Colorado Springs has become the place to be in youth hockey over Presidents Day weekend.
For the 39th year, the Colorado Springs Amateur Hockey Association (CSAHA) held its Presidents' Day Tournament, and it again proved to be a memorable event as teams flocked to the area from all over the country.
The tournament, held from Feb. 12-15, included 101 teams that came from everywhere from California to Florida. There were more than 1,500 players and more than 220 games were played on eight sheets of ice over the four days. The age levels ranged from 10U to 18U, and all games were played by USA Hockey rules. The Sunday session also included a sled hockey exhibition.
“It’s a massive event,” said Pat Kelleher, USA Hockey assistant executive director of membership development. He’s also a volunteer coach at the CSAHA. “It’s a special and unique event in Colorado Springs. We have people coming from all over.
“That’s one of the things that makes it unique from year to year – having people come from different parts of the country. That creates a different and cool feel to it. You’re playing teams from New Mexico and Florida, and they’re playing teams from Colorado.”
Teams traveled from Arizona, California, Colorado, Florida, Georgia, Montana, Nebraska, New Mexico, Utah and Wyoming. Even teams from Canada took part. The players also participated in a pin-trading event, which gave them the opportunity to meet and bond over their love of hockey.
The Presidents Day Tournament is one of the largest youth hockey events in the country. It’s a big task for Tournament Director Mike Pipkins and scores of volunteers. Volunteers are vital to the success of the event, and an estimated 1,000 volunteer hours were put in over the four days.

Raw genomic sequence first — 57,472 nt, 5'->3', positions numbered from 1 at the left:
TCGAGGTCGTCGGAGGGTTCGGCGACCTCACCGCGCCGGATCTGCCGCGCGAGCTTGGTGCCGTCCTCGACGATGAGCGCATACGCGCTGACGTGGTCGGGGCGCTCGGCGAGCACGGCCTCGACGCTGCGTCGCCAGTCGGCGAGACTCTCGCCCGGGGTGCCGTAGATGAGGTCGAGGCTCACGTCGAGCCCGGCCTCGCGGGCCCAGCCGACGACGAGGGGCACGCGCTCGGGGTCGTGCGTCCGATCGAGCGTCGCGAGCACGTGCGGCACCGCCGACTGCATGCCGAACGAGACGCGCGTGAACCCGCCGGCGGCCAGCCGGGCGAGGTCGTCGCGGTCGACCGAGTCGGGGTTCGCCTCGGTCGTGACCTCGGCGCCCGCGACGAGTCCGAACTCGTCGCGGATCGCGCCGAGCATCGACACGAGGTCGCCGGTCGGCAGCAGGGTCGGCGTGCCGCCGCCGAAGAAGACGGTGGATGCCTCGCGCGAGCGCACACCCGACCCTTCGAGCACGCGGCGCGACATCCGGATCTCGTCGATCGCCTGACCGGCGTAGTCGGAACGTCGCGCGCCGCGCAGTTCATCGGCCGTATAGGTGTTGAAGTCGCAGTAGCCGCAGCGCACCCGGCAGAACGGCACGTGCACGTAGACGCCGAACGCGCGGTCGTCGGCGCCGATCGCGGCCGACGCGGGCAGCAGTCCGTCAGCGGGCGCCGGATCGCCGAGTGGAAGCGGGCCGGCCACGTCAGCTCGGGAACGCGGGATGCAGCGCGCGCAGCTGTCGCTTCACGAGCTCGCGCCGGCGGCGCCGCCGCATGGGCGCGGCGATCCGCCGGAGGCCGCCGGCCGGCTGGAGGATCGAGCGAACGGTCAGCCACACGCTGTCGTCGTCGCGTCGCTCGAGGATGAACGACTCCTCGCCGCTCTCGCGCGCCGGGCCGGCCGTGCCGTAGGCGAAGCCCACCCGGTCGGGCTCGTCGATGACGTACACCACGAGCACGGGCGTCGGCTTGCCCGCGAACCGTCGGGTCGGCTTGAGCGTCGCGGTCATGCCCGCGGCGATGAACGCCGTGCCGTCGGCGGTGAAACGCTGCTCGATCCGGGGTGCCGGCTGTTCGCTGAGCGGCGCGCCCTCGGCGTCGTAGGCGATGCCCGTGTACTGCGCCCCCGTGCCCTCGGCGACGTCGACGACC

“It’s our host tournament,” Kelleher said. “The parents of the association work shifts in the tournament. My daughter and I worked a game doing online scoring between a Wyoming and San Jose team in the midget bracket. It’s special for the families. We support the teams and hang out at the rink. Everyone in the association has ownership. For the kids, you’re seeing teams from all over the country you never see or likely will never see during the season again.”
The CSAHA is fortunate to have the national offices of USA Hockey nearby. Many members of the USA Hockey staff serve as coaches or play other roles in the association. Because Kelleher and a number of others involved with the CSAHA also work for USA Hockey, the experience is even more unique.
“For us who work for USA Hockey, many are involved in our local associations,” Kelleher said. “But we’re just like all the other volunteers. Even though we’re privileged to work for USA Hockey for our day jobs, many of us have been or are currently youth hockey parents. We have coaches. We have referees. It’s fun to just another youth hockey parent and youth hockey volunteer in our association.
“For a lot of us, we’re connected to the grassroots by where we work, by our kids’ involvement and we’re especially involved in this weekend as a coach and volunteer. Seeing everyone coming in around from the country makes it a really fun and special weekend in Colorado Springs.”
Part of Kelleher’s job with USA Hockey is growing grassroots hockey programs. USA Hockey recently held its Try Hockey for Free Day presented by Kraft Heinz. This nationwide event allowed a record number of players to try hockey for the first time. Kelleher is hopeful that will pay off nationally and locally, in Colorado Springs.
“Maybe there’s a kid who tried hockey for free on Saturday and six or seven years from now will be playing in our Presidents Day tournament,” Kelleher said.
Story from Red Line Editorial, Inc.
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